Spider-Man, the superhero bitten by a radioactive spider, is the brainchild of Steve Ditko and the late, great Stan Lee. He made his first appearance in 1962 in Amazing Fantasy #15 and has been marveling audience for decades with his super strength, spidey senses and ability to sling webs. While in the 2002 movie with Tobey Maguire, Spider-Man was able to create webs from a gland in his wrist (for some reason), in every movie since as well as the comics, his web fluid is a scientific creation. Let’s take a look at the science behind Spidey’s web fluid as well as the physics of being Spider-Man.
What Is Spider-Man’s Web Fluid?
A lot of speculation has gone into what Spider-Man’s web fluid actually is, but after more than 50 years in print, Marvel has not told it’s loyal readers what makes up Parker’s web fluid — but that hasn’t stopped us from guessing. According to the Marvel-verse, web fluid is a shear-thinning liquid which means that it’s solid until a shearing force is applied to it. The formula may be related to nylon because the fluid is cold-drawn at high pressure — up to 300psi though the number has changed over the years — to create the webs. This is the same process used to create nylon fabric.
Once the fluid comes into contact with air, it forms the webs we know and love. According to the comics, the web fluid has a tensile strength of 120lbs per square millimeter, though Parker’s first formula would dissolve naturally after an hour. It wasn’t until Doc Ock — Dr. Otto Octavius — took over Spider-Man’s body and improved the web formula that it needed a solvent to remove.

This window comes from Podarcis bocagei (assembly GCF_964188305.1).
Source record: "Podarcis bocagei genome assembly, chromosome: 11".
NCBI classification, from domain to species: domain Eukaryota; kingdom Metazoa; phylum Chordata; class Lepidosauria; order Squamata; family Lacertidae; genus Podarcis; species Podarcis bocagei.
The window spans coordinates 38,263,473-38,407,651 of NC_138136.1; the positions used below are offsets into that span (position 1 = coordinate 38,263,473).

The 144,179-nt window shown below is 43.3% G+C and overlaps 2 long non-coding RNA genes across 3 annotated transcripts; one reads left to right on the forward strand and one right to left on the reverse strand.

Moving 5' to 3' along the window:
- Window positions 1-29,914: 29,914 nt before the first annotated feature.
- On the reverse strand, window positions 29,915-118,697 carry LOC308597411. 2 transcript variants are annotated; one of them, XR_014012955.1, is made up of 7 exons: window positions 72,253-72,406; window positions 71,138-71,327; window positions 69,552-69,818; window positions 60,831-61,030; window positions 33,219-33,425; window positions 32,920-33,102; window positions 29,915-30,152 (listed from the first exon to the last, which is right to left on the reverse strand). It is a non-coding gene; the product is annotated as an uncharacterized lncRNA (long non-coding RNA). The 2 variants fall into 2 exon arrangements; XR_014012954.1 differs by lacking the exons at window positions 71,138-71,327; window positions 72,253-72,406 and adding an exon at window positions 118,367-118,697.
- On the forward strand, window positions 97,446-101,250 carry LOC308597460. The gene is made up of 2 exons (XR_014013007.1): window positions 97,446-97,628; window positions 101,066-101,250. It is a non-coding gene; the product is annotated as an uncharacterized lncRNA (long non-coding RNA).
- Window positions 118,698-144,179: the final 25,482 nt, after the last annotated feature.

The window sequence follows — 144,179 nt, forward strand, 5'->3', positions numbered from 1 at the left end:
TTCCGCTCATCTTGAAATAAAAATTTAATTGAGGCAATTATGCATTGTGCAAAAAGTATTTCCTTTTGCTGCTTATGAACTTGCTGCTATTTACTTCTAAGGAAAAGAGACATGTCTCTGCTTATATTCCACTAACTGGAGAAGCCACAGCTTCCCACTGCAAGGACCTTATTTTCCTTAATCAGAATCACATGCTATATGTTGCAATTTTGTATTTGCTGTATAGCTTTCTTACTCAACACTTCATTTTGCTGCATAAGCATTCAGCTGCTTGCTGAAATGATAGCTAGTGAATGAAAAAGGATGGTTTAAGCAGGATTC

While we might never know what the real Spider-Man uses for his web fluid, the closest thing we have in the real world that might mimic it is carbon nanotubes. These tiny tubes are incredibly strong — capable of supporting 6,422 kilograms or 14,158lbs on that same square millimeter cross-section. That would create a material that could support some of the amazing feats we’ve seen Spider-Man accomplish, from stopping a train in Sam Raimi’s 2002 film to holding together a massive ferry in 2017’s “Spider-Man: Homecoming”.
The only problem with carbon nanotubes is that, at least currently, they’re difficult to grow in any useful quantity. Scientists are hoping to change this, however, by irradiating the nanotubes to improve their strength. We might not have any radioactive spiders handy to turn us into web slingers, but irradiated carbon nanotubes could let us live out our Spider-Man fantasies.